Lonely Planet is still among my favorite publisher of travel guides. But, this book, like many LP guides, seems to have moved away from the free-spirited, adventurous approach to travel that characterized it's early years. Nowadays, the guides seem much more inclined to politically correct lectures - no hitchhiking, no intoxicants, be a good little backpacker, blah, blah, blah. Of course, I understand the importance of being respectful towards the environment and local culture, making safe and responsible decisions, etc. But I also feel that LP's writers sometimes have their own political agenda to push and take an overly self-righteous tone that is more indicitative of Western values than Ecuadorian ones. Heck, I'm part of an Ecuadorian family myself now and I know that they would find alot of LP's advice and commentary about "how to behave" to be exaggerated and ridiculous. Ecuadorians are generally a very laid back and fun loving people. Of course, you should be respectful of Ecuador's beautiful nature and diverse cultures. But also relax, enjoy yourself and don't let LP's excessively "politically correct" attitude bog you down.

Still the 7th edition is a big improvement over the 6th and I recommend it for those travelling to Ecuador in the near future.
27 of 30 people found the following review helpful
3.0 out of 5 stars 6th edition 3.5 stars... time for update, guys 26 Mar 2006
By Renee Thorpe - Published on
Format:Paperback|Verified Purchase
I'm a Lonely Planet addict who knew better than to blindly buy this edition (if you order one now -6th edition, as I did, you'll get 2003 info), but addicts usually are not known for using their heads.

Quito is rather different nowadays, bus lines are new, and there are different security issues.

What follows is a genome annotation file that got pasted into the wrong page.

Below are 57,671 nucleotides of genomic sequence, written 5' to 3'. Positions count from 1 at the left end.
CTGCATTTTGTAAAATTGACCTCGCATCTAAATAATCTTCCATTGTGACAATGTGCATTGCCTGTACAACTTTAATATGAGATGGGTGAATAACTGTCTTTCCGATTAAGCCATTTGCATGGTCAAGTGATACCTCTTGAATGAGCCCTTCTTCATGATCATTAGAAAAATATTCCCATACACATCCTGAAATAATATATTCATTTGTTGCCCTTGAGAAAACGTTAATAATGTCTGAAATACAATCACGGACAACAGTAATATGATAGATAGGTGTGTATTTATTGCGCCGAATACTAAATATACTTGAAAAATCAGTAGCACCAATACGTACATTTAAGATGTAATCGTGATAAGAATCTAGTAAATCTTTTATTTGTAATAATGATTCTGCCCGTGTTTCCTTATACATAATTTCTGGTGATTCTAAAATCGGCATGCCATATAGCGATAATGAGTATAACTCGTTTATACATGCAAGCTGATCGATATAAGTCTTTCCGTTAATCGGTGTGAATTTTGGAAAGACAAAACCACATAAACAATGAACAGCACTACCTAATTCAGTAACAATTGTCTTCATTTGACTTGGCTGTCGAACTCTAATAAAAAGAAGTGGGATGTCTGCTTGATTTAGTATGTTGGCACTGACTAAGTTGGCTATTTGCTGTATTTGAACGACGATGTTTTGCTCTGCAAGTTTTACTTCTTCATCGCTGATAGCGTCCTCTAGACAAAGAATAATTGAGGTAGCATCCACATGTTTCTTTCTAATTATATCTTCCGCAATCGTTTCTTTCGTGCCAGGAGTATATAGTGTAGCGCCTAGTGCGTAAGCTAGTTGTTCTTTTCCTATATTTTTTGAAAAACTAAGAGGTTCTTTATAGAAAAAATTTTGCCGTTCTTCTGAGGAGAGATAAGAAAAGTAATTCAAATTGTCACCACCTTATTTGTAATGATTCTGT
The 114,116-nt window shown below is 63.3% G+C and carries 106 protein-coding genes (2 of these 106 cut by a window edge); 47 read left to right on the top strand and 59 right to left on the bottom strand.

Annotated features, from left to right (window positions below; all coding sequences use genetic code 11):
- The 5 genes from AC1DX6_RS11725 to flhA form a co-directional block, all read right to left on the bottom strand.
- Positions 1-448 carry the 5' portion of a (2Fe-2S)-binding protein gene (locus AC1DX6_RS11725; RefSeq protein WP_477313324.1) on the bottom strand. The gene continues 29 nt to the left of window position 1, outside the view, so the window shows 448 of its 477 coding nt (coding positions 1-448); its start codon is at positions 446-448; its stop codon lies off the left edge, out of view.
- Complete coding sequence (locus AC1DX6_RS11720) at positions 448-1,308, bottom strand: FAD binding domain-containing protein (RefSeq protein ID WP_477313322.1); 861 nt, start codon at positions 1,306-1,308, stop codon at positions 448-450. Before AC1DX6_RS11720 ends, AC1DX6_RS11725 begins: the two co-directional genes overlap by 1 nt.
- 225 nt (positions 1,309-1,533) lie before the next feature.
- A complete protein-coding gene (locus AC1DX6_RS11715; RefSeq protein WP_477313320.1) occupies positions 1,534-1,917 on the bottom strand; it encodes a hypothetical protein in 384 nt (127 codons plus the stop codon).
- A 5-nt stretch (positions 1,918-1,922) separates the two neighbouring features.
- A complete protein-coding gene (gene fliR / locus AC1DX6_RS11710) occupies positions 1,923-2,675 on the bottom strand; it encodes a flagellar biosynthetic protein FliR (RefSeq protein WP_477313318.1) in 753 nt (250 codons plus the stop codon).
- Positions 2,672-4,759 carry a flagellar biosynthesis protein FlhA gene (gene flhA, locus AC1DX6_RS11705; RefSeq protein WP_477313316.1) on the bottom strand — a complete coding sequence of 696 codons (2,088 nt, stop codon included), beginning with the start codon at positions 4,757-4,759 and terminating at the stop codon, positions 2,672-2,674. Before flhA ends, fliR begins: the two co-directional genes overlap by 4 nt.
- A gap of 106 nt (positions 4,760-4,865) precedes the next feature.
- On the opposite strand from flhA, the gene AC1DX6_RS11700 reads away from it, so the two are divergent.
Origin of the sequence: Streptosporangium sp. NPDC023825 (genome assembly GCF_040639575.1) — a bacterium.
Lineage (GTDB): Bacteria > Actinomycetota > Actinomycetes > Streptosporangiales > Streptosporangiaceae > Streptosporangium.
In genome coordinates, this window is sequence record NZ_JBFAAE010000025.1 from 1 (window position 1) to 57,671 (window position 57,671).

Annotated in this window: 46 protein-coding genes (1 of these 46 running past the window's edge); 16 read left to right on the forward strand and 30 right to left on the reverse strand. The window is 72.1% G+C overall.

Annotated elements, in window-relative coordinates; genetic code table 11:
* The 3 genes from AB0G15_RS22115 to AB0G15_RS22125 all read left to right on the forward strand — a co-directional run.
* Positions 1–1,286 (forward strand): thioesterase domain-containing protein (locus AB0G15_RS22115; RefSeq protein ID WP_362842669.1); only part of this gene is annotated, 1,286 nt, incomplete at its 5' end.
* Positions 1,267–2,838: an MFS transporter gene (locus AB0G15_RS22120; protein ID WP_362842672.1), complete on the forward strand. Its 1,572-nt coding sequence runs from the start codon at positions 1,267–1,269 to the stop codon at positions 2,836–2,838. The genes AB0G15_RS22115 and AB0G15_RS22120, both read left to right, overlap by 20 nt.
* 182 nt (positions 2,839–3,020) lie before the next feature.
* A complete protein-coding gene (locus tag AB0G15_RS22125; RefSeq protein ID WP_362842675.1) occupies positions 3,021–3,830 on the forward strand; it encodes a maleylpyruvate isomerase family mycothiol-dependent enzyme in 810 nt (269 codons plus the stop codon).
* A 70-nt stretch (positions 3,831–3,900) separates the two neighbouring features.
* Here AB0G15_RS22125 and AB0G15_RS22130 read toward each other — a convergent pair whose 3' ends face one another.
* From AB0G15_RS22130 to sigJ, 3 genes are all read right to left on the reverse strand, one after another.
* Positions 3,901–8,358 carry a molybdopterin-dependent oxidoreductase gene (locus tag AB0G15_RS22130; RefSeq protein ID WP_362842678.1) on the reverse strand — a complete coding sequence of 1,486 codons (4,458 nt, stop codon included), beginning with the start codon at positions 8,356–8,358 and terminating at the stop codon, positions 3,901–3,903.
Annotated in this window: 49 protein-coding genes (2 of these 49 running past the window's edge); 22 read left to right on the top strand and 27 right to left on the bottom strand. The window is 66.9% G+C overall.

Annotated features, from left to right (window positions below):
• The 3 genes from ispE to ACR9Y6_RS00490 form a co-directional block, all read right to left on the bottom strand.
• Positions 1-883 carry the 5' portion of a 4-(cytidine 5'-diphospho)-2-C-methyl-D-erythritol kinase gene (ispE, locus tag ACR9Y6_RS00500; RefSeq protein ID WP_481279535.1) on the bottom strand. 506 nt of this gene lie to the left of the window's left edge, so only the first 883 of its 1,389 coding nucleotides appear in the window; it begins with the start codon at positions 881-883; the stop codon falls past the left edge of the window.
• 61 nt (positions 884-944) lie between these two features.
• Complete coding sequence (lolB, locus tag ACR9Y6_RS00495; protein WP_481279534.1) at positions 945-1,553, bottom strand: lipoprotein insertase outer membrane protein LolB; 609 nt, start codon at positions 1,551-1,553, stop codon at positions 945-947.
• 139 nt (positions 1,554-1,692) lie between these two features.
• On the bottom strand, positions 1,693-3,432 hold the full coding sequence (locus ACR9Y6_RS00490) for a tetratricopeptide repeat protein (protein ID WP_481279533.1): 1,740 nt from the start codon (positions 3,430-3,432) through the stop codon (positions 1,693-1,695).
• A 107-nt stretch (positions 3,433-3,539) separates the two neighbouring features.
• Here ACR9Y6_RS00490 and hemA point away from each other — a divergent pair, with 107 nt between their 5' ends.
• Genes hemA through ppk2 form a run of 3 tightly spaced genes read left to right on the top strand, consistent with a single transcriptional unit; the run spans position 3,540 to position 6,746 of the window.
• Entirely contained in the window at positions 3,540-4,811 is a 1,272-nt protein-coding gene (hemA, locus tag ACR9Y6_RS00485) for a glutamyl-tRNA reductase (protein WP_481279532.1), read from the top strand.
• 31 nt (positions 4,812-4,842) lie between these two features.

At least I can say that 6th ed authors err on the side of caution (eg it's risky to expect to book last minute space on Galapagos boats; or take a taxi at night even if you're going one block), but the exceptions to these dicta are too great to accept that this edition is up-to-date. The errors in museum hours and bus info (Mitad del Mundo, for one) need revision.

Worst thing about ANY Lonely Planet is their system of maps. Reader never gets text of an attraction or restaurant or hotel referenced to map location. AND if you need reading glasses, just forget about using these maps when you're in a dark taxi or dark restaurant (often the places you need to read them). Bringing a magnifying glass is not always easy.

Another grouse... while authors want to tell the traveler that the most conveniences are in the Mariscal Sucre area (gringo landia), they don't leave it at that. They list almost no restaurants & resources outside that area. I thank the authors for including my fringe area hotel in the book, for I can walk to grungy backpacker-ville any time I want to, BUT there is a true pressure towards a kind of "this is where you will stay because most travelers do." Get off the beaten path, fellas!

So, thanks for the tips, but I'm glad I used and other resources. Lonely Planet system may be a thing of the past soon.
14 of 14 people found the following review helpful
4.0 out of 5 stars Pick of the litter 28 Jun 2004
By Carl Warren Gilmore - Published on
This book was recommended by a friend who had been to Ecuador, and for good reason. The descriptions are give just enough information without missing the key points. I tried some of the more obscure places that were recommended by the Guide and found all of them to be worth the trip. The comments were pretty good and accurate, so if the authors tell you not to miss something, don't miss it and vice versa.
The historical notes are accurate. Combine the book with a trip to the US State Department websites to get a good, rounded background.
I also visited the Galapagos, and the book was too skimpy and rudimentary. The animal pictures are fine but quite incomplete. Don't rely on this guide if you are going to the Islands.
Overall, a handy book. I read or skimmed a few other books in preparation for my trip and this one was equaly to or better than the rest.